Saint Magnus’ crypt – a subtle bond between the Universe, astrology, and religion… Welcome to mysterious and contradictory Anagni!

Today we are going to one of the most mysterious and contradictory places in the world! The place where lived the hernic deities, saints, and famous popes! The place where unexplained magic events took place constantly for centuries and where Barnekow, keen on esotericism and alchemy, found his own home.  Trust me, while there you can hardly resist numerous emblems, gravestones, and bas-reliefs rich in history and legends. By the way, have you ever heard about the so-called “slap of Anagni”? As you can imagine, we can speak about Anagni to infinity, but this time I’d like to dedicate my article to Saint Magnus’ crypt – a subtle bond between the Universe, astrology, and religion!

Saint Peter from Salerno and Saint Magnus’ miracle in Constantinople

In 1071 Saint Peter from Salerno (known also as Saint Peter from Anagni) came to Emperor Michael VII in Constantinople to ask him fundings for the construction of the Cathedral and the Crypt. At first, the Emperor denied any contribution. But a few days later he got sick and was about to die. While the Emperor was sleeping, Saint Magnus appeared before him revealing that the only person who could heal him was Saint Peter. So, as you can imagine, the Emperor survived and, just to express his gratitude, donated a lot of money to Saint Peter.

Unknown painters – the so-called Three Masters of Saint Magnus’ crypt

The frescoes of Saint Magnus’ crypt were realized by three unknown painters, the so-called Masters. Beneath you can see the plant of the crypt:

Plan of Saint Magnus’ crypt according to the Masters*

Blu – frescoes by the First Master; Green – by the Second Master; Yellow – by the Third Master; Red – by Lello de Urbe.

It’s very difficult to establish the precise date of the realization of the frescoes: some scientists date them before 1104, others – 1227-1250.

In any case, the painting styles are very different from each other. The first is characterized by decorative plant and animal repertoire, the second is close to Byzantine culture, the third one introduces the volume concept. Just give a look at some particulars of the frescoes below:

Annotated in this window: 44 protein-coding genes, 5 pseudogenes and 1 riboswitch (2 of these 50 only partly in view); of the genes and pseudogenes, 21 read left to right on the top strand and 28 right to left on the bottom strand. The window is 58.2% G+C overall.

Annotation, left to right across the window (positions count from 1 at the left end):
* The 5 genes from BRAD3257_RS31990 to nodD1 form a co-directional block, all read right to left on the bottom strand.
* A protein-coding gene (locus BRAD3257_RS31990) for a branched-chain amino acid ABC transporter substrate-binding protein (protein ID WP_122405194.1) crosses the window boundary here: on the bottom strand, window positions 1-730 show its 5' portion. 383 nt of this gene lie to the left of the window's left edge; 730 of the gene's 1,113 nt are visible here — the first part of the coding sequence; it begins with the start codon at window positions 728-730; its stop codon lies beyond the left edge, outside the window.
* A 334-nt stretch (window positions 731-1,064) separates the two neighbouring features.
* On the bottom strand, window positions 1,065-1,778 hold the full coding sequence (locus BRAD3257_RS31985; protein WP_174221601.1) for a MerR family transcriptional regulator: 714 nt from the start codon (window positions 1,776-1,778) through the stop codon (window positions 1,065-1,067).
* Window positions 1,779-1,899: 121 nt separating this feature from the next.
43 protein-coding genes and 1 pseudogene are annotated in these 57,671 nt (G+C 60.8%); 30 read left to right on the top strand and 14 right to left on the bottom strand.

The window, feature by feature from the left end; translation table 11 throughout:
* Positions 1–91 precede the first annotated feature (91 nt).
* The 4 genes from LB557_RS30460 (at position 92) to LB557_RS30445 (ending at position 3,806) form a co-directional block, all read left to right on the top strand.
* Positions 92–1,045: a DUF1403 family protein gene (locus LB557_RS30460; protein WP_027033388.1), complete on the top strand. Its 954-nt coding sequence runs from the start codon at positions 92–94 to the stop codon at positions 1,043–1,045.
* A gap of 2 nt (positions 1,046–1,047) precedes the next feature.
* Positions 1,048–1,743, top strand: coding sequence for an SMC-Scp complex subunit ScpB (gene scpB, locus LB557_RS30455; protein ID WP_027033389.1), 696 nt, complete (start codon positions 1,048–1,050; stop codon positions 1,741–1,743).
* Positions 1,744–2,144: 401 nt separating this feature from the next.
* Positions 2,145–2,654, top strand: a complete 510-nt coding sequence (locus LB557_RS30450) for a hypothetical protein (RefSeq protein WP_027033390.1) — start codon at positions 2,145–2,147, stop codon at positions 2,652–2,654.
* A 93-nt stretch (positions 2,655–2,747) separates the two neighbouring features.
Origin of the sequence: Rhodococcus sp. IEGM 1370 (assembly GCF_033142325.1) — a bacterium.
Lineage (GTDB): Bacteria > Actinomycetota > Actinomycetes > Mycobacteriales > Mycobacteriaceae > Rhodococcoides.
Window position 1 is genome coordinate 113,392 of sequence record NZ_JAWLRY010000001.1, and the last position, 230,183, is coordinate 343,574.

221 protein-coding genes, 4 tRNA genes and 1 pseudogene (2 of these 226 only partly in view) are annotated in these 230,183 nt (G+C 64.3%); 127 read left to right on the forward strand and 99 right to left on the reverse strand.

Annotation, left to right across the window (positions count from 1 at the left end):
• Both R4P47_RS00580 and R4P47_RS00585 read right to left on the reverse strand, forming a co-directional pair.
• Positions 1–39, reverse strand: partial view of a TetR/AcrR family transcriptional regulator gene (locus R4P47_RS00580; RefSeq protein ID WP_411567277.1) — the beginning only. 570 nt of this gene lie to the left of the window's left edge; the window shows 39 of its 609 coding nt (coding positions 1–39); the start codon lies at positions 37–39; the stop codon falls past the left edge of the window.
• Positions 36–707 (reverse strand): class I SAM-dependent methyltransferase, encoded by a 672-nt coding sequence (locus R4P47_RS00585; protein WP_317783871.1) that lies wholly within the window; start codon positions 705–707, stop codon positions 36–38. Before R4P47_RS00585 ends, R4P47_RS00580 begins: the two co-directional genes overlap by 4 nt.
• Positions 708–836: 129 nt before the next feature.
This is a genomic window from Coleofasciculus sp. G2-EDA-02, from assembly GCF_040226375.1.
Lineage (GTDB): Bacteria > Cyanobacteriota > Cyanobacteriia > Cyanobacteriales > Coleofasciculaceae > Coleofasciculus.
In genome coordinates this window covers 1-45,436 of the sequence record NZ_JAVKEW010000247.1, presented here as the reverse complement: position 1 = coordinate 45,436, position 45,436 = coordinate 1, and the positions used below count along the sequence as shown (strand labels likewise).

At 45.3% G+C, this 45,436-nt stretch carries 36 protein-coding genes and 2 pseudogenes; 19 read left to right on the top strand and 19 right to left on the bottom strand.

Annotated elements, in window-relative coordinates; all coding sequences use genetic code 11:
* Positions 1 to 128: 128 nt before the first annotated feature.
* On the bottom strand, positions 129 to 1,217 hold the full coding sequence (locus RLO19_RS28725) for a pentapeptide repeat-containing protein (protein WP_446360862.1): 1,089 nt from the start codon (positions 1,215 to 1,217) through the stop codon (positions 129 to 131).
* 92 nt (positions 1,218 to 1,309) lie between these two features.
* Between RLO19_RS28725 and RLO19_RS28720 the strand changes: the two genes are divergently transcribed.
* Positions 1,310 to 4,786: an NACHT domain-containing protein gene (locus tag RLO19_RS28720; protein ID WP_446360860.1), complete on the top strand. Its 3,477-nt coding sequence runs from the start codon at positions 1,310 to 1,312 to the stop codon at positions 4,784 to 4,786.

The crypt which probably inspired Giotto

In 1300 Pope Boniface VIII invited Giotto to fresco the Lateran basilica and to stay at his court in Anagni. While staying in Anagni, Giotto, no doubt, visited Saint Magnus’ Crypt – the so-called “Sixtine Chapel of Middle Ages”.  Perspective, movement, new colors and, above all, the liveliness of storytelling captured and inspired him to the point that most probably he adopted these new inventions for his own works.

Unexpected cycle of scientific creation inside Saint Magnus’ crypt

The frescoes at the first three vaults painted by the First Master are dedicated to the creation of the Cosmos and its physical components.

Scientific creation*, Saint Magnus’ crypt

Creation of the Cosmos

In the first vault situated right at the entrance of Saint Magnus’ crypt, you can admire a circular band divided into twelve squares with Zodiac signs. Unfortunately, the fresco is badly preserved and you can distinguish only signs of Aquarius, Pisces, Cancer, and Lion. In the corners of the vault, there are four small figures blowing tubes. Just guess who they are and what they are doing?! Any idea?! Don’t worry, I’ll reveal to you the secret: they are the winds moving the stars!

Zodiac signs, Saint Magnus’ crypt

The second vault is certainly the most famous of the Cosmos cycle and represents a rare scientific and philosophical creation of man. It’s really very anomalous if we think of the sacred place where it was painted. The man is naked and he is just at the center of the double circular system: the inner system stands for the cycle of human life (microcosm); the external one – the cycle of nature (macrocosm). Both systems are divided into four segments. Starting from the top left corner and continuing clockwise, you can recognize: the lively baby associated with air and spring, the choleric teenager – with fire and summer; the melancholy adult – with earth and autumn and finally the phlegmatic old man – with water and winter.

Creation of man, Saint Magnus’ crypt

The third vault is divided into four sectors with four tetramorphs. Each figure is composed of four animated beings (human, lion, bull, and eagle) and has six wings. This vault represents the qualities of the human soul.

Four tetramorphs, Saint Magnus’ crypt

Elements’ Theory

On the pillar, to the left, you can see the diagram of the Elements’ Theory described in Timaeus by Plato. I d’ say a little bit strange and improbable to found in a crypt!

Elements’ theory, Saint Magnus’ crypt

The four spheres on the left represent four Elements associated with Roman numbers: IGNIS XXVII (FIRE 27), AER XVIII (AIR 18), AQUA XII (WATER 12), TERRA VIII (EARTH 8).

Each Element has three own characteristics (see the spheres on the right): Earth – immobilis (immobile), corpvlenta (corpulent), octs (obtuse); Water – corpvlenta (corpulent), octs (obtuse), mobilis (mobile); Air – octs (obtuse), mobilis (mobile), svbtilis (subtle); Fire – mobilis (mobile), svbtilis (subtle), actvs (acute).

The numbers refer to the mathematical formula and to the proportion: 8 = 2 x 2 x 2 (or 2³); 12 = 2 x 2 x 3 (or 2² x 3); 18 = 2 x 3 x 3 (or 2 x 3²); 27 = 3 x 3 x 3 (or 3³); 8 : 12 = 12 : 18 = 18 : 27.

This scheme demonstrates that the Elements’ mix is not casual and follows the precise rules based on principles of quality and quantity.

The lunette placed below the second vault with Microcosmo and besides the Elements’ Theory, represents the conversation between two ancient doctors – Hippocrates and Galen.